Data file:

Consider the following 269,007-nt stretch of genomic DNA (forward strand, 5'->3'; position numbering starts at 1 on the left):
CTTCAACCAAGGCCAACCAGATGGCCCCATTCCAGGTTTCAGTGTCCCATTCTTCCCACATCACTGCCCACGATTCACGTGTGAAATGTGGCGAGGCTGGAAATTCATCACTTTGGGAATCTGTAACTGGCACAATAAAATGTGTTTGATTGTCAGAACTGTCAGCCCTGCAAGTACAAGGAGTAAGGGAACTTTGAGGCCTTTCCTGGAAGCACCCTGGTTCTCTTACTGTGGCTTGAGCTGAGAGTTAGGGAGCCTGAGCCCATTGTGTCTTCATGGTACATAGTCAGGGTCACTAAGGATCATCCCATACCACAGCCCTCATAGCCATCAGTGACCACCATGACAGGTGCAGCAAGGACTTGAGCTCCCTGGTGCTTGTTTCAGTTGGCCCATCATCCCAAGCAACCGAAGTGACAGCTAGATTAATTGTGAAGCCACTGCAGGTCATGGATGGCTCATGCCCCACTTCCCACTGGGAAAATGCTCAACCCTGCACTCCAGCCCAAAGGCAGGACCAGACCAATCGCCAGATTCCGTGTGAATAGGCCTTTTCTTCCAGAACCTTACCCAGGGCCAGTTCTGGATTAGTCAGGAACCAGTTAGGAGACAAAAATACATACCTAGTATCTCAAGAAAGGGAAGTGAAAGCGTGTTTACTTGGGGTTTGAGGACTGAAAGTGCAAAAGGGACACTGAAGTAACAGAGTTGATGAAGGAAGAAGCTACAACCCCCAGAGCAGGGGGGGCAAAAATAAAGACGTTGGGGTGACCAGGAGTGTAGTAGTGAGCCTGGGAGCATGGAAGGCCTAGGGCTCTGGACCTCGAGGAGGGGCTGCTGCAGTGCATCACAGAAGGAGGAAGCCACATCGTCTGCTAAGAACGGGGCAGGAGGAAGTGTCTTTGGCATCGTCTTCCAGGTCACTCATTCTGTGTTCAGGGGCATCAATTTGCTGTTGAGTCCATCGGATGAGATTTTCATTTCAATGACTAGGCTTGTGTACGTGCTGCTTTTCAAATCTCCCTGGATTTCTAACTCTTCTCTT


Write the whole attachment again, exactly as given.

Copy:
Consider the following 269,007-nt stretch of genomic DNA (forward strand, 5'->3'; position numbering starts at 1 on the left):
CTTCAACCAAGGCCAACCAGATGGCCCCATTCCAGGTTTCAGTGTCCCATTCTTCCCACATCACTGCCCACGATTCACGTGTGAAATGTGGCGAGGCTGGAAATTCATCACTTTGGGAATCTGTAACTGGCACAATAAAATGTGTTTGATTGTCAGAACTGTCAGCCCTGCAAGTACAAGGAGTAAGGGAACTTTGAGGCCTTTCCTGGAAGCACCCTGGTTCTCTTACTGTGGCTTGAGCTGAGAGTTAGGGAGCCTGAGCCCATTGTGTCTTCATGGTACATAGTCAGGGTCACTAAGGATCATCCCATACCACAGCCCTCATAGCCATCAGTGACCACCATGACAGGTGCAGCAAGGACTTGAGCTCCCTGGTGCTTGTTTCAGTTGGCCCATCATCCCAAGCAACCGAAGTGACAGCTAGATTAATTGTGAAGCCACTGCAGGTCATGGATGGCTCATGCCCCACTTCCCACTGGGAAAATGCTCAACCCTGCACTCCAGCCCAAAGGCAGGACCAGACCAATCGCCAGATTCCGTGTGAATAGGCCTTTTCTTCCAGAACCTTACCCAGGGCCAGTTCTGGATTAGTCAGGAACCAGTTAGGAGACAAAAATACATACCTAGTATCTCAAGAAAGGGAAGTGAAAGCGTGTTTACTTGGGGTTTGAGGACTGAAAGTGCAAAAGGGACACTGAAGTAACAGAGTTGATGAAGGAAGAAGCTACAACCCCCAGAGCAGGGGGGGCAAAAATAAAGACGTTGGGGTGACCAGGAGTGTAGTAGTGAGCCTGGGAGCATGGAAGGCCTAGGGCTCTGGACCTCGAGGAGGGGCTGCTGCAGTGCATCACAGAAGGAGGAAGCCACATCGTCTGCTAAGAACGGGGCAGGAGGAAGTGTCTTTGGCATCGTCTTCCAGGTCACTCATTCTGTGTTCAGGGGCATCAATTTGCTGTTGAGTCCATCGGATGAGATTTTCATTTCAATGACTAGGCTTGTGTACGTGCTGCTTTTCAAATCTCCCTGGATTTCTAACTCTTCTCTT